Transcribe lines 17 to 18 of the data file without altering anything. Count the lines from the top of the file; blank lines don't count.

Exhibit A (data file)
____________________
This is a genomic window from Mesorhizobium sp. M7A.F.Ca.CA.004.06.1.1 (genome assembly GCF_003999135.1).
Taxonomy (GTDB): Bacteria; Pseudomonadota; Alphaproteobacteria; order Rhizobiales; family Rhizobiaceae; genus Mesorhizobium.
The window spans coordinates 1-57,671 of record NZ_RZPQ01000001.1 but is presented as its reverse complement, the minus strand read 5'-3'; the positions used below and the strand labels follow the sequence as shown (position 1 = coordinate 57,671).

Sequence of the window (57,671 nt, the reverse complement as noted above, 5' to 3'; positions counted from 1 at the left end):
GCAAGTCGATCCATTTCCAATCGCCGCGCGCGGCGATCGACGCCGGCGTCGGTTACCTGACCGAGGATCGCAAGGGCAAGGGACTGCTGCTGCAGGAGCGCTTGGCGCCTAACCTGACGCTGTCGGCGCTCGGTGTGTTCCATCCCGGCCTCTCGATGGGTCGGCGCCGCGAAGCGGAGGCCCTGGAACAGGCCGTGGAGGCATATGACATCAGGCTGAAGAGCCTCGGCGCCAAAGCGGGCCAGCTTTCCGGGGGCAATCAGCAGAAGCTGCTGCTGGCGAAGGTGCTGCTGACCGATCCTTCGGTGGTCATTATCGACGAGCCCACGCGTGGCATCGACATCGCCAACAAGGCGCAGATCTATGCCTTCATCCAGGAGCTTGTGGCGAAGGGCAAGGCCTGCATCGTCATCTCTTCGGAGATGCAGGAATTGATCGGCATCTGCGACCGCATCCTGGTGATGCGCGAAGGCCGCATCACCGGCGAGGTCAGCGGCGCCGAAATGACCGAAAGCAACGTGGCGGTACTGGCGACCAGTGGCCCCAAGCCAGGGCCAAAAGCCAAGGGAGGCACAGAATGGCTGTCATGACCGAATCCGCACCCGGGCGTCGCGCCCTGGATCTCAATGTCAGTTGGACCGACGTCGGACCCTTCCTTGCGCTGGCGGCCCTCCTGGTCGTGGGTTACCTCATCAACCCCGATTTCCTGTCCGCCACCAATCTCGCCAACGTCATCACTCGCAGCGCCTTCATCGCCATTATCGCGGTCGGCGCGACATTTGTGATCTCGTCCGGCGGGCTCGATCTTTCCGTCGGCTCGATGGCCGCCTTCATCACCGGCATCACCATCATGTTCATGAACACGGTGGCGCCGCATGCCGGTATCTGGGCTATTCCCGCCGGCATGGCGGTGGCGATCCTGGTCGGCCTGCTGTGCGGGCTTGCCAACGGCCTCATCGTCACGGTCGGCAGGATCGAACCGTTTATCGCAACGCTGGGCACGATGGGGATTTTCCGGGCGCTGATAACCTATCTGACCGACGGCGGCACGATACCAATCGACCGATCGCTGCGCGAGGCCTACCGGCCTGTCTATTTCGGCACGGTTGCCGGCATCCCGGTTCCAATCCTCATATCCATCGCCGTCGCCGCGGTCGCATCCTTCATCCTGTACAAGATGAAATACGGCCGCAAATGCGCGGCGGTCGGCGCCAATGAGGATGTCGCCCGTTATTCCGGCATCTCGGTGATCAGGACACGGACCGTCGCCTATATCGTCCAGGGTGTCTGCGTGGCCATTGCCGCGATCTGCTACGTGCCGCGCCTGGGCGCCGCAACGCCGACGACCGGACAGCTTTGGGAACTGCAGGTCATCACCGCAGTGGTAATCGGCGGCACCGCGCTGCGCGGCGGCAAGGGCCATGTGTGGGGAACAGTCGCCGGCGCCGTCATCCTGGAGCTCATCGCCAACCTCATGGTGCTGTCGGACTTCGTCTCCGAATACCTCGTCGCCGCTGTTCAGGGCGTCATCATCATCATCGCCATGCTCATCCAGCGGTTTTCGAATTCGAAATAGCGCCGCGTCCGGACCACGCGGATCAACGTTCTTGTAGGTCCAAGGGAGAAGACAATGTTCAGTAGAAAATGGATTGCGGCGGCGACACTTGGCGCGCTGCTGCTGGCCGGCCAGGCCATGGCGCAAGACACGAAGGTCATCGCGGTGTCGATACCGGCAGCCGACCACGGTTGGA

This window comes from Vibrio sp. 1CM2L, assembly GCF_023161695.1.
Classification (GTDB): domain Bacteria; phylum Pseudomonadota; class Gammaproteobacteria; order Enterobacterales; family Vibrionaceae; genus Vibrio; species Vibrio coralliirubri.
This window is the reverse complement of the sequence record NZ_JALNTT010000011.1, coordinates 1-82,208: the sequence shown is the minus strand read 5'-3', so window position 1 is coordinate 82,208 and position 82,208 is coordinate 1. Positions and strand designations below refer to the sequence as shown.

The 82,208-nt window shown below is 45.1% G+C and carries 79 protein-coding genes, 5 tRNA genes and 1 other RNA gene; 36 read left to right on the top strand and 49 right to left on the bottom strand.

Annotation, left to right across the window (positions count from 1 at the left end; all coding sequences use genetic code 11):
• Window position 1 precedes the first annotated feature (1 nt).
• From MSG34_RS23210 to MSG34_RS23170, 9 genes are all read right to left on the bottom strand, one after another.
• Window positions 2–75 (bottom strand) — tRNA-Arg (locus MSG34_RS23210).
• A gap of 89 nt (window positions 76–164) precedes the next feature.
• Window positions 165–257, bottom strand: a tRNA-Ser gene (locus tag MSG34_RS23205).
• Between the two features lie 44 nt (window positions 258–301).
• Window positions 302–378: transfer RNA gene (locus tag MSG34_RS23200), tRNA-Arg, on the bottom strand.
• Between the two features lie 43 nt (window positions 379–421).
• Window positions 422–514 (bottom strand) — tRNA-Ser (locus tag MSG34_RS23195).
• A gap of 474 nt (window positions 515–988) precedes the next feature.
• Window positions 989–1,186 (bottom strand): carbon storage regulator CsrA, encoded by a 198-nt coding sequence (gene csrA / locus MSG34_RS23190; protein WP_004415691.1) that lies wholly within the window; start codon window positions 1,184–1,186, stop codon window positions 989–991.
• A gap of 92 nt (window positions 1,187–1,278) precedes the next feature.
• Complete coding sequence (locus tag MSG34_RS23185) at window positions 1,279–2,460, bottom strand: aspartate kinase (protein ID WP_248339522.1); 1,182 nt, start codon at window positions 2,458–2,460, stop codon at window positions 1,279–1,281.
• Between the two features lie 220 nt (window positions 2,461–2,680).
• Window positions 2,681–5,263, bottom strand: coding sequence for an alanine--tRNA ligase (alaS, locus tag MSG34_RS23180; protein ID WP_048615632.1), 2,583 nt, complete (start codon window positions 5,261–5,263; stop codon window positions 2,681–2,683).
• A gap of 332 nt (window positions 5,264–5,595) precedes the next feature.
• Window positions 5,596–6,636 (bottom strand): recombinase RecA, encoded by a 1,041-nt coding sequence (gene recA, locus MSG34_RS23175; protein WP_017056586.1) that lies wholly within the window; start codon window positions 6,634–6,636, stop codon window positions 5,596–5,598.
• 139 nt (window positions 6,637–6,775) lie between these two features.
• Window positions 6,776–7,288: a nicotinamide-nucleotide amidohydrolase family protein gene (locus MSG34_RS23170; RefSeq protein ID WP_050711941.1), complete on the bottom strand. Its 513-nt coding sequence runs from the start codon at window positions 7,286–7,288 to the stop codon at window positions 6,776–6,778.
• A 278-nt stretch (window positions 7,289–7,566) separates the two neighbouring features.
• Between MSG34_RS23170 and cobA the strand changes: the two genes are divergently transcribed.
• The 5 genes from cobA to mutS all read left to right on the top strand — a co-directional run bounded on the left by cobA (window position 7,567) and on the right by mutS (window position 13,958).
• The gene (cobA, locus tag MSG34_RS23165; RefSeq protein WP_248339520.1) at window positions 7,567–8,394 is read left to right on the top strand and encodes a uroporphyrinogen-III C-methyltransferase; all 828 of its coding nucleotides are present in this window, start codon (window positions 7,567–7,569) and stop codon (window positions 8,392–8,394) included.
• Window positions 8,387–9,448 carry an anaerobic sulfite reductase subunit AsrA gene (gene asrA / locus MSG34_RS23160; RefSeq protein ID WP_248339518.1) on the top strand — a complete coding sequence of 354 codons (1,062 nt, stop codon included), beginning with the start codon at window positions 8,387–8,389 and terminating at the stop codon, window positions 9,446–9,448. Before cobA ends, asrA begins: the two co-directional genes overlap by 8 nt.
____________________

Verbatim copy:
• Window positions 302–378: transfer RNA gene (locus tag MSG34_RS23200), tRNA-Arg, on the bottom strand.
• Between the two features lie 43 nt (window positions 379–421).